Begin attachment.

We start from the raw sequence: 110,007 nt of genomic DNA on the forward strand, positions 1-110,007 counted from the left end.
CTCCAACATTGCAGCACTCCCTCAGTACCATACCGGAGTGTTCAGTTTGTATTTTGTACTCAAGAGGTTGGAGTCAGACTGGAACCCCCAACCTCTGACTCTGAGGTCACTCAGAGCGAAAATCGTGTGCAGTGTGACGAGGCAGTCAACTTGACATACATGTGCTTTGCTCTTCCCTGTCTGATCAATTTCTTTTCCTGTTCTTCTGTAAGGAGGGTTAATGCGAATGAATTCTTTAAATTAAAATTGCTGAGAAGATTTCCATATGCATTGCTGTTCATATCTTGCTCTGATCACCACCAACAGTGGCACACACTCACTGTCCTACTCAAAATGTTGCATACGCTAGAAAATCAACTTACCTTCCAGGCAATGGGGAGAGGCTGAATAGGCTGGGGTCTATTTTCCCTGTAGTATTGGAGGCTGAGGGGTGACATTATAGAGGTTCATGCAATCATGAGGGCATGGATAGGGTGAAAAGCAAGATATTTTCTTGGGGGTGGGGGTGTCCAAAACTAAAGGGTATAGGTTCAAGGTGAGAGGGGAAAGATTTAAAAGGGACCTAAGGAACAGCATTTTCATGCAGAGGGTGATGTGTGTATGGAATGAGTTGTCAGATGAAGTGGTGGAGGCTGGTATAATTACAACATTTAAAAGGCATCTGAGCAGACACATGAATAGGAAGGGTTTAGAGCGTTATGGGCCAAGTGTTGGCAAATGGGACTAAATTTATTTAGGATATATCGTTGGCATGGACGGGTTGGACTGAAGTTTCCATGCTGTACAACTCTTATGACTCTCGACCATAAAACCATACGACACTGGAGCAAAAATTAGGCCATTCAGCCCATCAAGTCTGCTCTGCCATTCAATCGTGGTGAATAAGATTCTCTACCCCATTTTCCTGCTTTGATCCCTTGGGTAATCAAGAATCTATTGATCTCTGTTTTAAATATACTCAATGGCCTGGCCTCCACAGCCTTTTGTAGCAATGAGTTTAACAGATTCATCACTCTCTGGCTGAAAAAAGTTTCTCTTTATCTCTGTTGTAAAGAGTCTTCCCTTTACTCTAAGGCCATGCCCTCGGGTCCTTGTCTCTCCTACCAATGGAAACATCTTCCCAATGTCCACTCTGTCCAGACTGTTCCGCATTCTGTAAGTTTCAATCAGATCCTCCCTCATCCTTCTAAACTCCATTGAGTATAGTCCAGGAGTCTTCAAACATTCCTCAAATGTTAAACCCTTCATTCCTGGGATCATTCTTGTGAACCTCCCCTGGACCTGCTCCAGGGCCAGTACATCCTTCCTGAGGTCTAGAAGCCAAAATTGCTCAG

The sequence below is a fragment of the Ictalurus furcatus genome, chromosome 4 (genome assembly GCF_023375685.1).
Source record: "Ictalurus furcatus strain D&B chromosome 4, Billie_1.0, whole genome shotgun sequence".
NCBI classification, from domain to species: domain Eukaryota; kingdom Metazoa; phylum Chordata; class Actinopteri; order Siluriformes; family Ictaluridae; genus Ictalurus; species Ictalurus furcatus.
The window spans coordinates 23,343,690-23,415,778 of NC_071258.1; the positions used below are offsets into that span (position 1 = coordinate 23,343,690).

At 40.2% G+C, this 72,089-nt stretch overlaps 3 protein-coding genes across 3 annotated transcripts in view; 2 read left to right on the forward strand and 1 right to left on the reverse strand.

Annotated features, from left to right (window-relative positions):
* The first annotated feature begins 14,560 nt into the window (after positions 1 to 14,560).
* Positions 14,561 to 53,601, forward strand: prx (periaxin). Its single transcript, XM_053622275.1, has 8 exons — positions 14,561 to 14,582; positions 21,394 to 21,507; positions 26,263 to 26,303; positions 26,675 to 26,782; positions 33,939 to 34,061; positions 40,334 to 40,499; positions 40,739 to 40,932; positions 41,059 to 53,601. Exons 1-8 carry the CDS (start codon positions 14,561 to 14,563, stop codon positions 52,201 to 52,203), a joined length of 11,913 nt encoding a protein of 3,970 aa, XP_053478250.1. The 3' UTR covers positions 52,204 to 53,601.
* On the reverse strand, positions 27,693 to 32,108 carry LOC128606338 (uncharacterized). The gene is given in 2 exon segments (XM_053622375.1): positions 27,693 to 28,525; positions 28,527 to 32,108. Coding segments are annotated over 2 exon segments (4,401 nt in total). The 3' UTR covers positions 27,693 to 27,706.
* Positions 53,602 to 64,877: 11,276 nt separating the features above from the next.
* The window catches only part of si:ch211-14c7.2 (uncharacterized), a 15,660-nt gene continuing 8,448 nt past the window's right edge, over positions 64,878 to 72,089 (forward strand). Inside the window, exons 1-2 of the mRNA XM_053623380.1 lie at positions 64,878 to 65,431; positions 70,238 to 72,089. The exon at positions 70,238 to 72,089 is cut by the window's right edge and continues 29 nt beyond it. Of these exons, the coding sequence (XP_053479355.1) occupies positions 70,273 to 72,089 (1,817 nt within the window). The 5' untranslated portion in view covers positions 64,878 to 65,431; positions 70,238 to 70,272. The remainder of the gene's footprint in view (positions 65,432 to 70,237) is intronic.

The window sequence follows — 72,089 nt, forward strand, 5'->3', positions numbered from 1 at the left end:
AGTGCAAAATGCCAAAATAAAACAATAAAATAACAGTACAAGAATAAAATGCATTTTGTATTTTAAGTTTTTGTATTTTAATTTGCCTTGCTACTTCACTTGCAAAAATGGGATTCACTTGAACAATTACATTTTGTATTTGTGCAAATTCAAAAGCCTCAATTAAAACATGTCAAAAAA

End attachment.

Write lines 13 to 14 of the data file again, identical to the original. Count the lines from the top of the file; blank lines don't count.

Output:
* The window catches only part of si:ch211-14c7.2 (uncharacterized), a 15,660-nt gene continuing 8,448 nt past the window's right edge, over positions 64,878 to 72,089 (forward strand). Inside the window, exons 1-2 of the mRNA XM_053623380.1 lie at positions 64,878 to 65,431; positions 70,238 to 72,089. The exon at positions 70,238 to 72,089 is cut by the window's right edge and continues 29 nt beyond it. Of these exons, the coding sequence (XP_053479355.1) occupies positions 70,273 to 72,089 (1,817 nt within the window). The 5' untranslated portion in view covers positions 64,878 to 65,431; positions 70,238 to 70,272. The remainder of the gene's footprint in view (positions 65,432 to 70,237) is intronic.

The window sequence follows — 72,089 nt, forward strand, 5'->3', positions numbered from 1 at the left end: